Teaching Remotely With Video: Middle and High School

Last Updated March 25th, 2020

teaching remotely, high school, middle school

There’s a level of uncertainty that comes with a crisis. And in response, precautions are taken to ensure safety. For you, as an educator, that might mean school closures that lead to teaching remotely for the foreseeable future.

This is probably completely out of your element. You’re used to teaching in a classroom, not through a webcam.

It’s already difficult to keep middle and high schoolers engaged (and off their phones) when they’re physically in class. At home, there’s no way to monitor or prevent that.

So, how do you overcome this educational hurdle as you teach remotely? By using video.

Video allows you to keep teaching your students face to face, even while distance learning is in effect. It helps you bring the humor and personality needed to keep preteens and teenagers interested in their studies.

Because your classroom isn’t what makes you a good teacher, you are.

Teaching with video might be out of your comfort zone, but it’s a lot more simple than you think. In fact, many of your fellow middle and high school educators are already implementing it in their remote teaching.

Want to learn how to do the same? Check out our tips in the video and blog post below…

Share Recorded Lessons With Students

Limited technological accessibility can lead to students struggling. And the reality is that many households have multiple children and can’t afford to have multiple computers, laptops or other electronic devices for all their kids to work on at the same time.

If your students are sharing a computer or tablet with their siblings, they might miss your live video conference lessons on Zoom.

This is important to keep in mind when you’re teaching remotely. Make your virtual lessons more accessible to your entire class by sending them recorded video lessons.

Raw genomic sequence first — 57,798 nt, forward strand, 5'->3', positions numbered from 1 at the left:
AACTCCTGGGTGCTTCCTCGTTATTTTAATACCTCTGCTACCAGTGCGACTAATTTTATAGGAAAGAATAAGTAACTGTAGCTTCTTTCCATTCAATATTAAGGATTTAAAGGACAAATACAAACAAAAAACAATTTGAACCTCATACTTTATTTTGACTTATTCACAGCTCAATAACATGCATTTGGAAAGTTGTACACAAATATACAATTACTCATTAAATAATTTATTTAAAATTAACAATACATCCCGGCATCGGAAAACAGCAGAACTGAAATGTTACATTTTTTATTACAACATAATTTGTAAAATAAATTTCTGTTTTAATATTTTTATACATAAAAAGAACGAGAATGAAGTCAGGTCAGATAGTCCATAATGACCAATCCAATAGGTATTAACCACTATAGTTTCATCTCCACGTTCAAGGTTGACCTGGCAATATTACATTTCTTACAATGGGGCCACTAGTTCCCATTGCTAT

Give them all the same remote learning opportunities. That way they can all watch your instructional videos when there’s an electronic device open for them to use.

And remember, your lessons don’t have to be boring or dull. Get creative and make your video lessons funny and relatable to the dynamic age group you’re teaching.

If you’re working on a science project, channel your inner Bill Nye and demonstrate the experiment on camera for them to try at home. Or for theater, open up your class lesson by dramatically acting out a funny scene from a Shakespearean comedy, like “A Midsummer Night’s Dream.”

Michael, a middle and high school History, Computer, Logic, and Bible teacher, sends out recordings of all of his lessons for his students to review on their own time. See him teaching with video in the following example…

 

He uses a screen recorder, so his students can still see him as he presents his lesson slides.

Michael is able tobring great energy and enthusiasm to his remote teaching by being on camera. That’s what keeps his students interested in what he has to say.